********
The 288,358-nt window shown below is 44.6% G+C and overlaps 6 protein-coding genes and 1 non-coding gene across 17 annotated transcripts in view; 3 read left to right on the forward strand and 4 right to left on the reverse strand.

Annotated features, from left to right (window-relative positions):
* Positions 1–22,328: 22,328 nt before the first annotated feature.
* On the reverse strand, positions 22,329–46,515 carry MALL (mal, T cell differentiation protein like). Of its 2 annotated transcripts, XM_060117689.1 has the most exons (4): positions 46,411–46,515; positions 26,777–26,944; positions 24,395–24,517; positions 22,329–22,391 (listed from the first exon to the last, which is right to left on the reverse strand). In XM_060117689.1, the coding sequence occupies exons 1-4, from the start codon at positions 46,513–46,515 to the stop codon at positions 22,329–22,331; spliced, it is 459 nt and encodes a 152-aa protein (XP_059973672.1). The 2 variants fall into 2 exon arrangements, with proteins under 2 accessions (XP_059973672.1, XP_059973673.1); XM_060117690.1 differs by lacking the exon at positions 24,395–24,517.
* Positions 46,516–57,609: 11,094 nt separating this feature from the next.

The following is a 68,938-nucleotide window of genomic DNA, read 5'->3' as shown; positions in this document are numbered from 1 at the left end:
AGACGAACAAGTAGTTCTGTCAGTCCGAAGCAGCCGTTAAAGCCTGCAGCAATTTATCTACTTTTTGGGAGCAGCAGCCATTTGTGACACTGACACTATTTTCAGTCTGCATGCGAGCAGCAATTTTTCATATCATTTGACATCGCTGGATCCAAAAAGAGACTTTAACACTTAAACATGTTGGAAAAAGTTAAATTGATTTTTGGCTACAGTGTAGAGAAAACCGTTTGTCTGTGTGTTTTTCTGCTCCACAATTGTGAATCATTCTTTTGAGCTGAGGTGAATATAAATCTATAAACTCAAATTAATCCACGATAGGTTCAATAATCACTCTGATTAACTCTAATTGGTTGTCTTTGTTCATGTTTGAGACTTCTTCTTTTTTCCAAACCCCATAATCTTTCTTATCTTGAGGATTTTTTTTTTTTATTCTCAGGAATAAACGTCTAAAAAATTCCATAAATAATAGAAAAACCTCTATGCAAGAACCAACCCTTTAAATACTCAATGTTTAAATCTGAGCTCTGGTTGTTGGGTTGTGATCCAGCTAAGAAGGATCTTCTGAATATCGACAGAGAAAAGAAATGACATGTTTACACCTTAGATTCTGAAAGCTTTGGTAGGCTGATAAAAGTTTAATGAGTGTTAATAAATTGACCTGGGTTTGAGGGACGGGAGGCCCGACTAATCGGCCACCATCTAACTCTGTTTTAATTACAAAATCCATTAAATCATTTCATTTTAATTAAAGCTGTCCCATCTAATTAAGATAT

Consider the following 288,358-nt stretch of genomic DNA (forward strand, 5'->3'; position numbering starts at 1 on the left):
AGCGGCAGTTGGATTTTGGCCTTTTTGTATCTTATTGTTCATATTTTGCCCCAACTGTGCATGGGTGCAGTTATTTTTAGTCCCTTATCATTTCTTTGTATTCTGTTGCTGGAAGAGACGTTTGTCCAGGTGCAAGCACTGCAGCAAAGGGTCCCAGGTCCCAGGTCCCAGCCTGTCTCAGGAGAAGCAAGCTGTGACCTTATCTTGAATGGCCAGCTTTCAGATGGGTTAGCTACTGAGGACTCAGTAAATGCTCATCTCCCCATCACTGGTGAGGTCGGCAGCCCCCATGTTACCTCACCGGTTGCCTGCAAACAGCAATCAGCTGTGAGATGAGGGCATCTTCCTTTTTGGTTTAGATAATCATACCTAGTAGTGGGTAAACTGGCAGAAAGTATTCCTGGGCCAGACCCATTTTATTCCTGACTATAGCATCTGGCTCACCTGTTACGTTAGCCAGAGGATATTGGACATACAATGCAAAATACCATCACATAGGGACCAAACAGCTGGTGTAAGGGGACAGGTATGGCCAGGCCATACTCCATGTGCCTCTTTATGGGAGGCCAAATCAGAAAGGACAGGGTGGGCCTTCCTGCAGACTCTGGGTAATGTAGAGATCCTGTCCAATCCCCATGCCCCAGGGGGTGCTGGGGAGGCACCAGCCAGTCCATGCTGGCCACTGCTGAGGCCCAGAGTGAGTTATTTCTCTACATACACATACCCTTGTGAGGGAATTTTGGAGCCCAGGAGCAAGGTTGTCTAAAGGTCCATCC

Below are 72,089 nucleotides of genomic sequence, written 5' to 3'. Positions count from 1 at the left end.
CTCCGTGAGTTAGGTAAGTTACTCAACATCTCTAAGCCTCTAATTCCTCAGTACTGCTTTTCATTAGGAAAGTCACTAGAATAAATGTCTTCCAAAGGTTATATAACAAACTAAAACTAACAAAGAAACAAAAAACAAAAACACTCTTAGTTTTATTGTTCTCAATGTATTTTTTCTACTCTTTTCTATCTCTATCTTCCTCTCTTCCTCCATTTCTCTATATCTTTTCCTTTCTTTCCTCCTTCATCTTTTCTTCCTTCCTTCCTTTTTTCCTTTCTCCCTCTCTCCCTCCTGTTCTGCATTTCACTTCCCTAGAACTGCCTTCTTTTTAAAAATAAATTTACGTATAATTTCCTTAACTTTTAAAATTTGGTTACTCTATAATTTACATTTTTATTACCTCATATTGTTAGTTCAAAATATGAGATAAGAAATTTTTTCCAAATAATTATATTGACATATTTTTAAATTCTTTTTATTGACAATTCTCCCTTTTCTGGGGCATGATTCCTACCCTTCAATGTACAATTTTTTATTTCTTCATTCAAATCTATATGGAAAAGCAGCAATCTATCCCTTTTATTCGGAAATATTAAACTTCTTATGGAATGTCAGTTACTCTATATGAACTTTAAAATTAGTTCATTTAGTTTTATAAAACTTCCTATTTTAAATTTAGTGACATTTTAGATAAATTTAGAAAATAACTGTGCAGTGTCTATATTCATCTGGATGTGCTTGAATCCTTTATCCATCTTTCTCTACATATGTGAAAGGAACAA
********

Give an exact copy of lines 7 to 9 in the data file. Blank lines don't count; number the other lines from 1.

AGACGAACAAGTAGTTCTGTCAGTCCGAAGCAGCCGTTAAAGCCTGCAGCAATTTATCTACTTTTTGGGAGCAGCAGCCATTTGTGACACTGACACTATTTTCAGTCTGCATGCGAGCAGCAATTTTTCATATCATTTGACATCGCTGGATCCAAAAAGAGACTTTAACACTTAAACATGTTGGAAAAAGTTAAATTGATTTTTGGCTACAGTGTAGAGAAAACCGTTTGTCTGTGTGTTTTTCTGCTCCACAATTGTGAATCATTCTTTTGAGCTGAGGTGAATATAAATCTATAAACTCAAATTAATCCACGATAGGTTCAATAATCACTCTGATTAACTCTAATTGGTTGTCTTTGTTCATGTTTGAGACTTCTTCTTTTTTCCAAACCCCATAATCTTTCTTATCTTGAGGATTTTTTTTTTTTATTCTCAGGAATAAACGTCTAAAAAATTCCATAAATAATAGAAAAACCTCTATGCAAGAACCAACCCTTTAAATACTCAATGTTTAAATCTGAGCTCTGGTTGTTGGGTTGTGATCCAGCTAAGAAGGATCTTCTGAATATCGACAGAGAAAAGAAATGACATGTTTACACCTTAGATTCTGAAAGCTTTGGTAGGCTGATAAAAGTTTAATGAGTGTTAATAAATTGACCTGGGTTTGAGGGACGGGAGGCCCGACTAATCGGCCACCATCTAACTCTGTTTTAATTACAAAATCCATTAAATCATTTCATTTTAATTAAAGCTGTCCCATCTAATTAAGATAT

Consider the following 288,358-nt stretch of genomic DNA (forward strand, 5'->3'; position numbering starts at 1 on the left):
AGCGGCAGTTGGATTTTGGCCTTTTTGTATCTTATTGTTCATATTTTGCCCCAACTGTGCATGGGTGCAGTTATTTTTAGTCCCTTATCATTTCTTTGTATTCTGTTGCTGGAAGAGACGTTTGTCCAGGTGCAAGCACTGCAGCAAAGGGTCCCAGGTCCCAGGTCCCAGCCTGTCTCAGGAGAAGCAAGCTGTGACCTTATCTTGAATGGCCAGCTTTCAGATGGGTTAGCTACTGAGGACTCAGTAAATGCTCATCTCCCCATCACTGGTGAGGTCGGCAGCCCCCATGTTACCTCACCGGTTGCCTGCAAACAGCAATCAGCTGTGAGATGAGGGCATCTTCCTTTTTGGTTTAGATAATCATACCTAGTAGTGGGTAAACTGGCAGAAAGTATTCCTGGGCCAGACCCATTTTATTCCTGACTATAGCATCTGGCTCACCTGTTACGTTAGCCAGAGGATATTGGACATACAATGCAAAATACCATCACATAGGGACCAAACAGCTGGTGTAAGGGGACAGGTATGGCCAGGCCATACTCCATGTGCCTCTTTATGGGAGGCCAAATCAGAAAGGACAGGGTGGGCCTTCCTGCAGACTCTGGGTAATGTAGAGATCCTGTCCAATCCCCATGCCCCAGGGGGTGCTGGGGAGGCACCAGCCAGTCCATGCTGGCCACTGCTGAGGCCCAGAGTGAGTTATTTCTCTACATACACATACCCTTGTGAGGGAATTTTGGAGCCCAGGAGCAAGGTTGTCTAAAGGTCCATCC